1. God came to Jonah and said, “Go
    Down to the city and say so:
I am not pleased with your doings,
    Soon you will fall into ruins.

2. But Jonah wanted to go hide,
    He ran away to the seaside;
Got on a boat that was ready,
    And off they sailed, sure and steady.

3. But then the winds started blowing,
    And all the men they were rowing;
When Jonah blamed it on his sin,
    Into the water they threw him.

4. Then came a fish and did swallow,
    So Jonah prayed in his sorrow.
After three days he came to land,
    He was spit out on the warm sand.

5. Then to the city with running,
    He went to give them God’s warning.
All of the people were sorry,
    And that’s the end of the story.


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This song was written for my son, to accompany a children’s book we had on the story of Jonah. It was designed so that each verse fit to one page of the book, so we could turn the pages as we sang the song.

But some comments from a friend of mine caused me to re-consider this story. There is a lesson in the book of Jonah that is not so clearly brought out in this simple song, and that is the message of God’s great love towards His enemies, and the lack of the church (as represented by the prophet Jonah) in partaking of that great love.

Jonah didn’t want to deliver the message to these heathen, because they were the enemies of the nation of Israel, and he didn’t want God to show them mercy. When Jesus came to the earth, the nation of Israel in His time had a similar attitude to the Gentiles. And in our time…? The Christians, and “Christian nations” of our day have had similar difficulties in relating to Communists, and more recently to Muslims.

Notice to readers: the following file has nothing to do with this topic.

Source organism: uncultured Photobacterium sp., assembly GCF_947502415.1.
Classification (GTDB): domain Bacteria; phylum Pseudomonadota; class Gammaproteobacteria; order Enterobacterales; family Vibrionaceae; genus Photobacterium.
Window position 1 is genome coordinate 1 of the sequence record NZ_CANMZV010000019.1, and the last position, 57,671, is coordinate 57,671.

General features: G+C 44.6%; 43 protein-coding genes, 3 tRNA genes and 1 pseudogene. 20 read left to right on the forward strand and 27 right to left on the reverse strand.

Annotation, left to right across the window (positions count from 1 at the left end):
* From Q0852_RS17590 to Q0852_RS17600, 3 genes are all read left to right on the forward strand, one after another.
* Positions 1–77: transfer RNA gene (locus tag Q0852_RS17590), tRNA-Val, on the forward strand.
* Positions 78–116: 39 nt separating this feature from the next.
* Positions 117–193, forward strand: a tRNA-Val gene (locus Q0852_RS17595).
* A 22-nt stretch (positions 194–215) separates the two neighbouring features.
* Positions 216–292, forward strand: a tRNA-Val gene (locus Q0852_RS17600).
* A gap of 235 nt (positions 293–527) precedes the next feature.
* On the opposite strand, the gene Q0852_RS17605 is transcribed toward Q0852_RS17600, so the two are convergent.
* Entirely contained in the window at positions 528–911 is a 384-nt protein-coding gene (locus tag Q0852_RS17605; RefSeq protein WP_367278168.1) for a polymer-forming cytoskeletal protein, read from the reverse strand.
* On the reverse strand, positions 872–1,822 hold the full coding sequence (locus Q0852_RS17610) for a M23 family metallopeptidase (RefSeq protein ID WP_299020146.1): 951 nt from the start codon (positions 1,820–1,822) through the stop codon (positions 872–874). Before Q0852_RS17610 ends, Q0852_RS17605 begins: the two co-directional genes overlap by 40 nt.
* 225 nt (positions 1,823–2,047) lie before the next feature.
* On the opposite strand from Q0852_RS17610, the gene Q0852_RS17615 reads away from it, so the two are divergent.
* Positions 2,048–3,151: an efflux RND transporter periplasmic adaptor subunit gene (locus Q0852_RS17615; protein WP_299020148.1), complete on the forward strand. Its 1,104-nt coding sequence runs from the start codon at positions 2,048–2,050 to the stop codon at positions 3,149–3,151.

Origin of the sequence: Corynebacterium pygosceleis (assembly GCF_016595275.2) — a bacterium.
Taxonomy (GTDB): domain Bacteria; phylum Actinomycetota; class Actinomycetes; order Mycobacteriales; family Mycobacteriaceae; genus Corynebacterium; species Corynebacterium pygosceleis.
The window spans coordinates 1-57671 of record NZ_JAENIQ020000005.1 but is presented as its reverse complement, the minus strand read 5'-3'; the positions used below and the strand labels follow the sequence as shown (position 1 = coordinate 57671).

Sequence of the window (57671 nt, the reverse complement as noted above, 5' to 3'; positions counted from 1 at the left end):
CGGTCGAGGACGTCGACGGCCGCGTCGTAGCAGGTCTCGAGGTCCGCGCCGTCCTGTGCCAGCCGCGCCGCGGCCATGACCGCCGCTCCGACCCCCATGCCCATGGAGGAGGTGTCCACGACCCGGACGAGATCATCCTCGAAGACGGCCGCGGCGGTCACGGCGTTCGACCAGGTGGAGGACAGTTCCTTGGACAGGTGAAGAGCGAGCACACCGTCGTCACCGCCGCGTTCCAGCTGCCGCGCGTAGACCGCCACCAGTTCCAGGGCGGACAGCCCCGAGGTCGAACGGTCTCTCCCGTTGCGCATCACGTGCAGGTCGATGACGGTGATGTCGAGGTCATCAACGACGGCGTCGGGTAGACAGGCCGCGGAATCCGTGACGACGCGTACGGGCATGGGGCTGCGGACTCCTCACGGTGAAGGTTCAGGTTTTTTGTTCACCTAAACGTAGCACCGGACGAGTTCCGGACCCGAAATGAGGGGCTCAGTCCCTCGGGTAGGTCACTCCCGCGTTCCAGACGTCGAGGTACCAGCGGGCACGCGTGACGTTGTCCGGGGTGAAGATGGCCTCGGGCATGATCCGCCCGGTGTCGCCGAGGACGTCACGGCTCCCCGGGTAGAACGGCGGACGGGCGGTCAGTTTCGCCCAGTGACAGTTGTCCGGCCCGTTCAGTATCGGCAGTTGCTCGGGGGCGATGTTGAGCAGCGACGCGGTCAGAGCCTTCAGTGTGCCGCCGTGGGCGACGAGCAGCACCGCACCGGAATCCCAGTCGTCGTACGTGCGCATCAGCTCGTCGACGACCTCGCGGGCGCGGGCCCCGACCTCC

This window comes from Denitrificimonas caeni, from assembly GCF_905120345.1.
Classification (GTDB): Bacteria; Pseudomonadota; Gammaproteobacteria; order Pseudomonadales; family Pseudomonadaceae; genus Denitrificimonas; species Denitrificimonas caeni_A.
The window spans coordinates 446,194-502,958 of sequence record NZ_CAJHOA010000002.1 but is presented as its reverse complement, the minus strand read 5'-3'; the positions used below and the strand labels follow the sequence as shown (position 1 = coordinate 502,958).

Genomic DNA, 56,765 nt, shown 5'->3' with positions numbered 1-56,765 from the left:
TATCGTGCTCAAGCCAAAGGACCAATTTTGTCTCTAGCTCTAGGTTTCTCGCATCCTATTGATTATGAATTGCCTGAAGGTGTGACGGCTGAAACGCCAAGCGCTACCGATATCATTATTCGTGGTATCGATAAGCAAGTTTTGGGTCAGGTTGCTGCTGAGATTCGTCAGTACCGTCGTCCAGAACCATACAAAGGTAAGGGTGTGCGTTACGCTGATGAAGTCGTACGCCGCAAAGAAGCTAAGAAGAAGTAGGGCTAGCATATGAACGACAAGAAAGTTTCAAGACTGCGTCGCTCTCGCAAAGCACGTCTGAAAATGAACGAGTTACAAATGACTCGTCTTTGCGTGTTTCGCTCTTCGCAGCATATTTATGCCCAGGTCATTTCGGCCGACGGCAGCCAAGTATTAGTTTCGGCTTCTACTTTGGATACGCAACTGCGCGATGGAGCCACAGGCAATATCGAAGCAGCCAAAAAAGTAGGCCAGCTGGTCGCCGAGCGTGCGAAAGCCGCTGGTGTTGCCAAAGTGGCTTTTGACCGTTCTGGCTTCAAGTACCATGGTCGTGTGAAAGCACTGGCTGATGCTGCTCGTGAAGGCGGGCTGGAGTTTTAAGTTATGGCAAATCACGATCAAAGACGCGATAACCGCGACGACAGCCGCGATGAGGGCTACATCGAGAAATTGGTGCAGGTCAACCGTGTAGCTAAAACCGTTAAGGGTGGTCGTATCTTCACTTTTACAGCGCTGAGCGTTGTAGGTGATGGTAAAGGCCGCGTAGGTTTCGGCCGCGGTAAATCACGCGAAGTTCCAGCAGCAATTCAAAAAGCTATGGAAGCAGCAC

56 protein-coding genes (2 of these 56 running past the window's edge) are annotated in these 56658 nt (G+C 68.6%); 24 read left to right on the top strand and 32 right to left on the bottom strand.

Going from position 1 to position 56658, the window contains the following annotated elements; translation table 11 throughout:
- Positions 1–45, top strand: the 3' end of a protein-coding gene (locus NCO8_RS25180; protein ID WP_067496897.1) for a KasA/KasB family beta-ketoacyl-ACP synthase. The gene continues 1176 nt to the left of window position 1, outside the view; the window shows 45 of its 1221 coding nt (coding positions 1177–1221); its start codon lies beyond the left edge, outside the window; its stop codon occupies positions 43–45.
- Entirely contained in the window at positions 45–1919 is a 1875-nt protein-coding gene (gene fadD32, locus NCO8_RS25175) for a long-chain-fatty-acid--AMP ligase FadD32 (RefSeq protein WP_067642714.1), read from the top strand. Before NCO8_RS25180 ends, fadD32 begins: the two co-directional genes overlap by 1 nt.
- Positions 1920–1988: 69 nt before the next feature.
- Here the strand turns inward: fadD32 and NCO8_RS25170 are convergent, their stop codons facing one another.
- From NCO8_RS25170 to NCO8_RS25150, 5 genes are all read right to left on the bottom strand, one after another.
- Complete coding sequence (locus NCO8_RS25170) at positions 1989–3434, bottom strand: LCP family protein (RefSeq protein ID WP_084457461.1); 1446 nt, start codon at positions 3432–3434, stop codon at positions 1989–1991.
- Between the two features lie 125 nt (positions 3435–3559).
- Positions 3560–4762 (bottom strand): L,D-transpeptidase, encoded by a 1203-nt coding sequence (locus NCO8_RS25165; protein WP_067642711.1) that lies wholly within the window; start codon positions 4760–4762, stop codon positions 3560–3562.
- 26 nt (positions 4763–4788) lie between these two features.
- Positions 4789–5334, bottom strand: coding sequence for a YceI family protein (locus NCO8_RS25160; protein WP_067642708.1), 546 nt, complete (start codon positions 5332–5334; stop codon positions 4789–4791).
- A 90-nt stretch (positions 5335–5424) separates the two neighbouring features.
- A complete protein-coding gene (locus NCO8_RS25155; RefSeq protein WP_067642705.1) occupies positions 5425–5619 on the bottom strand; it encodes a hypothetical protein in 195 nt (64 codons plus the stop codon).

Yet, in the story of Jonah, these heathen people, who heard God’s message for a only a brief moment, repented with such a repentance as was hardly seen in the all the history of the chosen people. What a rebuke to religious pride! Truly, there is no room for pride of the flesh in the work of God’s grace.

“For by grace are ye saved through faith; and that not of yourselves: it is the gift of God: not of works, lest any man should boast.” Ephesians 2:8,9

Do we have difficulty loving those who hold different religious ideas than ours, or who maybe even oppose us and act against us? It is a sure sign that we are trusting in our flesh, in our own goodness. God may still use us, if we will put aside our pride and do the work He commands us to do, but we will not be able to appreciate that work, nor share in the joy, until this barrier is removed by the gospel. Ephesians 2:14

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1 Comment on God Came to Jonah

  1. jeff says:

    Good thoughts Frank. Glad I could help in a small way.

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